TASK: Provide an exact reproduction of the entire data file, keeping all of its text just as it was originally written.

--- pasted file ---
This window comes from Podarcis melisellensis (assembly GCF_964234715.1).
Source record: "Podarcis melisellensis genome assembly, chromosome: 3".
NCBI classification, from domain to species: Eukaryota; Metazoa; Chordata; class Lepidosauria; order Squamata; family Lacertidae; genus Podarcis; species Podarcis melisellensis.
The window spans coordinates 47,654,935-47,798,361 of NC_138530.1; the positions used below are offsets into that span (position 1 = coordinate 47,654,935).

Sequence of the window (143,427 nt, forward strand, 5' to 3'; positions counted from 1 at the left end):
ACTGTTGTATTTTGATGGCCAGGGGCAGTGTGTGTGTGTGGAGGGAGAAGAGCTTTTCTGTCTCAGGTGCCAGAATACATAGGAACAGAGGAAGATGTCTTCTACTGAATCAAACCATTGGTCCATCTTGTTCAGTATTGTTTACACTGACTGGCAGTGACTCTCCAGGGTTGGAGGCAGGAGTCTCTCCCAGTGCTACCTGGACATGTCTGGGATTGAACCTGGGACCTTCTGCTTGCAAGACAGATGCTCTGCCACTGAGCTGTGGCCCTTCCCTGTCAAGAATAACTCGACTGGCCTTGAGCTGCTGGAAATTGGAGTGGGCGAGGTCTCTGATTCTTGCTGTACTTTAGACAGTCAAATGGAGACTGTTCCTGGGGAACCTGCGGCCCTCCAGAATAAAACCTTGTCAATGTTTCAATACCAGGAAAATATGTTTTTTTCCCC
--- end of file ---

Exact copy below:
This window comes from Podarcis melisellensis (assembly GCF_964234715.1).
Source record: "Podarcis melisellensis genome assembly, chromosome: 3".
NCBI classification, from domain to species: Eukaryota; Metazoa; Chordata; class Lepidosauria; order Squamata; family Lacertidae; genus Podarcis; species Podarcis melisellensis.
The window spans coordinates 47,654,935-47,798,361 of NC_138530.1; the positions used below are offsets into that span (position 1 = coordinate 47,654,935).

Sequence of the window (143,427 nt, forward strand, 5' to 3'; positions counted from 1 at the left end):
ACTGTTGTATTTTGATGGCCAGGGGCAGTGTGTGTGTGTGGAGGGAGAAGAGCTTTTCTGTCTCAGGTGCCAGAATACATAGGAACAGAGGAAGATGTCTTCTACTGAATCAAACCATTGGTCCATCTTGTTCAGTATTGTTTACACTGACTGGCAGTGACTCTCCAGGGTTGGAGGCAGGAGTCTCTCCCAGTGCTACCTGGACATGTCTGGGATTGAACCTGGGACCTTCTGCTTGCAAGACAGATGCTCTGCCACTGAGCTGTGGCCCTTCCCTGTCAAGAATAACTCGACTGGCCTTGAGCTGCTGGAAATTGGAGTGGGCGAGGTCTCTGATTCTTGCTGTACTTTAGACAGTCAAATGGAGACTGTTCCTGGGGAACCTGCGGCCCTCCAGAATAAAACCTTGTCAATGTTTCAATACCAGGAAAATATGTTTTTTTCCCC